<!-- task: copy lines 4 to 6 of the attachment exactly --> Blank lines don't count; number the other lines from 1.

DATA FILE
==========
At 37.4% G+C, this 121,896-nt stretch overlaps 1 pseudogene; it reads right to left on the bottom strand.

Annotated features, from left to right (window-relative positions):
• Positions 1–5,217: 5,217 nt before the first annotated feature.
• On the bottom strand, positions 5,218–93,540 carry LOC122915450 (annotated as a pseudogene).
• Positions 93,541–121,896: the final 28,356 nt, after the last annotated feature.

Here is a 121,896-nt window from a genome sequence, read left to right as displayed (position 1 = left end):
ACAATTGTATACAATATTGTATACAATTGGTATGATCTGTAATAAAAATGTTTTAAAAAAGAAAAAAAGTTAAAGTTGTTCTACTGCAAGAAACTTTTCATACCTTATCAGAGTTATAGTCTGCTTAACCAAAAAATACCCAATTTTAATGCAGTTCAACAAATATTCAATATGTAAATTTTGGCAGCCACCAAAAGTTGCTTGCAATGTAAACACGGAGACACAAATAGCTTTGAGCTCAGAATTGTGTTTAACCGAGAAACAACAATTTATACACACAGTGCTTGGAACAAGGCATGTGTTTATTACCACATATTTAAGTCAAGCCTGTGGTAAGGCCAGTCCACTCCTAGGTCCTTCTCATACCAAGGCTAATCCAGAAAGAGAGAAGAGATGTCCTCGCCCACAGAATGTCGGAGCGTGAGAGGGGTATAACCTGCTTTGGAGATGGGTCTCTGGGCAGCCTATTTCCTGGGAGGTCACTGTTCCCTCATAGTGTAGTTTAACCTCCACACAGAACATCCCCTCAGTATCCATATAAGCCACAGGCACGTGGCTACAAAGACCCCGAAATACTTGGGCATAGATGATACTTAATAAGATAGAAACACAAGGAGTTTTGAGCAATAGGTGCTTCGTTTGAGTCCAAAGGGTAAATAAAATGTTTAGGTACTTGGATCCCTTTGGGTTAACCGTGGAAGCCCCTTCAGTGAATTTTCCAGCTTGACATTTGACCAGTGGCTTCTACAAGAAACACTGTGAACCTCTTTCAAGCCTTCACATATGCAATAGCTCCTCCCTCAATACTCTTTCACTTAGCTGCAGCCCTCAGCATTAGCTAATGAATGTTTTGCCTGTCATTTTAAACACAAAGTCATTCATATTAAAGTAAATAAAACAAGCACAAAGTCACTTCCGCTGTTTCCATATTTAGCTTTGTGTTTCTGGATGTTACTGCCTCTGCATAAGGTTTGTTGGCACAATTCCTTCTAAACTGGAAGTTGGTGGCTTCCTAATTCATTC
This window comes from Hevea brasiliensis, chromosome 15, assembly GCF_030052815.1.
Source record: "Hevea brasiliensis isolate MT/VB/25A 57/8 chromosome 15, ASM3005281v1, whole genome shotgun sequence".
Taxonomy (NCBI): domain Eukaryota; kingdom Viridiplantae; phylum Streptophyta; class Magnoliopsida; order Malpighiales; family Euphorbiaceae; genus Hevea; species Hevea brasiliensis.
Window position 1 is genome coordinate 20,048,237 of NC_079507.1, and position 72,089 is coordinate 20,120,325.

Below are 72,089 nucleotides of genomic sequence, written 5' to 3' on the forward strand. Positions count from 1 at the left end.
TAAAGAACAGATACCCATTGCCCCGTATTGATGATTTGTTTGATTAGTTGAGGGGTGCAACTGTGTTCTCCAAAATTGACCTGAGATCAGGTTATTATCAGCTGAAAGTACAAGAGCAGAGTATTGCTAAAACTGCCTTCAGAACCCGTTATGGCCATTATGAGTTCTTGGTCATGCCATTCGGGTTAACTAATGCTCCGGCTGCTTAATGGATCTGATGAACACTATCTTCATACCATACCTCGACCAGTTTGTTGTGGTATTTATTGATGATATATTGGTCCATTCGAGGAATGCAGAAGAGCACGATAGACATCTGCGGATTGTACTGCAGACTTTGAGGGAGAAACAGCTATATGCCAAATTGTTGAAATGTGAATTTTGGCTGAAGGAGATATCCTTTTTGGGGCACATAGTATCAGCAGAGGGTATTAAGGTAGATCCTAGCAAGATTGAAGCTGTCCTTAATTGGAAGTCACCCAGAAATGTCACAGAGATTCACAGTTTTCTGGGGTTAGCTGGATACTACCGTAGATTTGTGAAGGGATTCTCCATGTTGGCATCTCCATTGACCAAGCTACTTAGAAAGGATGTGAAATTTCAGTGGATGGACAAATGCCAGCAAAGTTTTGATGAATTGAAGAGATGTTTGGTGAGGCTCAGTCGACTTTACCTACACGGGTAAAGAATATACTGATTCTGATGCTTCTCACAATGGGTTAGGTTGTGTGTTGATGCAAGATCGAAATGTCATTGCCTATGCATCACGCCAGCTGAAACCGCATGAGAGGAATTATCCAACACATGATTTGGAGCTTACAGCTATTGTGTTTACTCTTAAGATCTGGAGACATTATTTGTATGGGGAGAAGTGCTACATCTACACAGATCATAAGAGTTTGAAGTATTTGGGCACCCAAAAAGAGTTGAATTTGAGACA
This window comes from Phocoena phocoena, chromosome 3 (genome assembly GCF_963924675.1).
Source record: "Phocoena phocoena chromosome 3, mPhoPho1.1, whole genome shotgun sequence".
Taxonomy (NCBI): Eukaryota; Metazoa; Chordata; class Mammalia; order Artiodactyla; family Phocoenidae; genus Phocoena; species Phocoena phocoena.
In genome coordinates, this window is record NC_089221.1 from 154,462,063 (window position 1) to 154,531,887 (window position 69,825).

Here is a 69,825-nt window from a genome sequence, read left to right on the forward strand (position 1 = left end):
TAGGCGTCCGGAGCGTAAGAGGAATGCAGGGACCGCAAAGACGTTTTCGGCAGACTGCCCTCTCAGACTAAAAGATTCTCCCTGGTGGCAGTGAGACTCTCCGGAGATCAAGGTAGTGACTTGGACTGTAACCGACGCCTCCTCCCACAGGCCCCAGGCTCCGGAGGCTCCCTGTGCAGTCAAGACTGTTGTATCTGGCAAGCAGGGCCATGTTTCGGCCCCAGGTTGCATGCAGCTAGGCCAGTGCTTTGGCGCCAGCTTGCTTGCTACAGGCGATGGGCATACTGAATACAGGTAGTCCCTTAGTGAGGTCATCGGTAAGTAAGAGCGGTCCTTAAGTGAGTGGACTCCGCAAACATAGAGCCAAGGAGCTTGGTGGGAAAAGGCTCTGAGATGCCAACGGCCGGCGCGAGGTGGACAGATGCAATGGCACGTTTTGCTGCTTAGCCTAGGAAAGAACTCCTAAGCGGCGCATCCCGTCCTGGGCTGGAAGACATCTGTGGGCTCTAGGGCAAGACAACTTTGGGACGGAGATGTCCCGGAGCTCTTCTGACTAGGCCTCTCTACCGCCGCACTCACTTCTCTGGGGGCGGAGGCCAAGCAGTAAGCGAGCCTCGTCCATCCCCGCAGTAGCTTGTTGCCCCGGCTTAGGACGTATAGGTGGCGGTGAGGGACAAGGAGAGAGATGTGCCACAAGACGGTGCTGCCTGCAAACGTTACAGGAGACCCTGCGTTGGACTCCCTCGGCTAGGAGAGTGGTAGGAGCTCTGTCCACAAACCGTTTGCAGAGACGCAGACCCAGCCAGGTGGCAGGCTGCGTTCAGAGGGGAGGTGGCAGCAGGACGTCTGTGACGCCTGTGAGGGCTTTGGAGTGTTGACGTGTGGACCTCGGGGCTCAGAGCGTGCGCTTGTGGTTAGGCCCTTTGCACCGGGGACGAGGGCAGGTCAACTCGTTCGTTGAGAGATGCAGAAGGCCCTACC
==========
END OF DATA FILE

• On the bottom strand, positions 5,218–93,540 carry LOC122915450 (annotated as a pseudogene).
• Positions 93,541–121,896: the final 28,356 nt, after the last annotated feature.

Here is a 121,896-nt window from a genome sequence, read left to right as displayed (position 1 = left end):